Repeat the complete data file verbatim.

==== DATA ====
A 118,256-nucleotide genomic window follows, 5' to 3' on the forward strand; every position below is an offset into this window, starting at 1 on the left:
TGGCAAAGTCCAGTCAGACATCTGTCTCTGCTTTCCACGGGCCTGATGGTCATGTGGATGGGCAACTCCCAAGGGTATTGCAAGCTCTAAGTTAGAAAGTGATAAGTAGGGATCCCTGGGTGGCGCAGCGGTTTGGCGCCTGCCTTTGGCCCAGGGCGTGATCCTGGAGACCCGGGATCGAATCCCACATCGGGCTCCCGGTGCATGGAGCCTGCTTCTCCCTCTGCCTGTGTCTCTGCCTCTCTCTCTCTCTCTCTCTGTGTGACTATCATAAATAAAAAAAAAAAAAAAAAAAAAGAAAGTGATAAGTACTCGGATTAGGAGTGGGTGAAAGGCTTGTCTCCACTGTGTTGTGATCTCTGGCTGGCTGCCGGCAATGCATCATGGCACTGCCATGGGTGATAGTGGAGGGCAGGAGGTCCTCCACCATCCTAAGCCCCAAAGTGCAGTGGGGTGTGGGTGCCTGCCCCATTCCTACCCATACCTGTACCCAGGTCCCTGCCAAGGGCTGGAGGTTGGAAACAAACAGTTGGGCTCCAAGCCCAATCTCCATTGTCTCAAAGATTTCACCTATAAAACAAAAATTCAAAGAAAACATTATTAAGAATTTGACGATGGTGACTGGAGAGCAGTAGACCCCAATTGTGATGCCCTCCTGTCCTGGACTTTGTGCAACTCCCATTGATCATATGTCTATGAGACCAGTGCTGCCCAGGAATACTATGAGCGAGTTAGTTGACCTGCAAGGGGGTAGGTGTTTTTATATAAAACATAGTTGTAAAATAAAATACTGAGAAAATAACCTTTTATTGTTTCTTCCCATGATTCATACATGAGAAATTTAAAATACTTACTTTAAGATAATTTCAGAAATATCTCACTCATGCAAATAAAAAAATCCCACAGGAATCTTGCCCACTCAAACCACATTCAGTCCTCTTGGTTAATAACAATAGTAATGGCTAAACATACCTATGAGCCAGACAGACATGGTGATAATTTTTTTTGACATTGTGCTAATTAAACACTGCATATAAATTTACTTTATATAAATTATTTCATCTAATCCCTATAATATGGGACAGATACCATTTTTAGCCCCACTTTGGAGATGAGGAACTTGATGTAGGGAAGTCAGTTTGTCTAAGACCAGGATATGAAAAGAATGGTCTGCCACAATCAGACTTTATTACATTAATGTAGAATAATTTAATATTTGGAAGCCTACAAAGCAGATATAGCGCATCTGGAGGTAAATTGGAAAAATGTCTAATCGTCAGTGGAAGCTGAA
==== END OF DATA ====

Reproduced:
A 118,256-nucleotide genomic window follows, 5' to 3' on the forward strand; every position below is an offset into this window, starting at 1 on the left:
TGGCAAAGTCCAGTCAGACATCTGTCTCTGCTTTCCACGGGCCTGATGGTCATGTGGATGGGCAACTCCCAAGGGTATTGCAAGCTCTAAGTTAGAAAGTGATAAGTAGGGATCCCTGGGTGGCGCAGCGGTTTGGCGCCTGCCTTTGGCCCAGGGCGTGATCCTGGAGACCCGGGATCGAATCCCACATCGGGCTCCCGGTGCATGGAGCCTGCTTCTCCCTCTGCCTGTGTCTCTGCCTCTCTCTCTCTCTCTCTCTGTGTGACTATCATAAATAAAAAAAAAAAAAAAAAAAAAGAAAGTGATAAGTACTCGGATTAGGAGTGGGTGAAAGGCTTGTCTCCACTGTGTTGTGATCTCTGGCTGGCTGCCGGCAATGCATCATGGCACTGCCATGGGTGATAGTGGAGGGCAGGAGGTCCTCCACCATCCTAAGCCCCAAAGTGCAGTGGGGTGTGGGTGCCTGCCCCATTCCTACCCATACCTGTACCCAGGTCCCTGCCAAGGGCTGGAGGTTGGAAACAAACAGTTGGGCTCCAAGCCCAATCTCCATTGTCTCAAAGATTTCACCTATAAAACAAAAATTCAAAGAAAACATTATTAAGAATTTGACGATGGTGACTGGAGAGCAGTAGACCCCAATTGTGATGCCCTCCTGTCCTGGACTTTGTGCAACTCCCATTGATCATATGTCTATGAGACCAGTGCTGCCCAGGAATACTATGAGCGAGTTAGTTGACCTGCAAGGGGGTAGGTGTTTTTATATAAAACATAGTTGTAAAATAAAATACTGAGAAAATAACCTTTTATTGTTTCTTCCCATGATTCATACATGAGAAATTTAAAATACTTACTTTAAGATAATTTCAGAAATATCTCACTCATGCAAATAAAAAAATCCCACAGGAATCTTGCCCACTCAAACCACATTCAGTCCTCTTGGTTAATAACAATAGTAATGGCTAAACATACCTATGAGCCAGACAGACATGGTGATAATTTTTTTTGACATTGTGCTAATTAAACACTGCATATAAATTTACTTTATATAAATTATTTCATCTAATCCCTATAATATGGGACAGATACCATTTTTAGCCCCACTTTGGAGATGAGGAACTTGATGTAGGGAAGTCAGTTTGTCTAAGACCAGGATATGAAAAGAATGGTCTGCCACAATCAGACTTTATTACATTAATGTAGAATAATTTAATATTTGGAAGCCTACAAAGCAGATATAGCGCATCTGGAGGTAAATTGGAAAAATGTCTAATCGTCAGTGGAAGCTGAA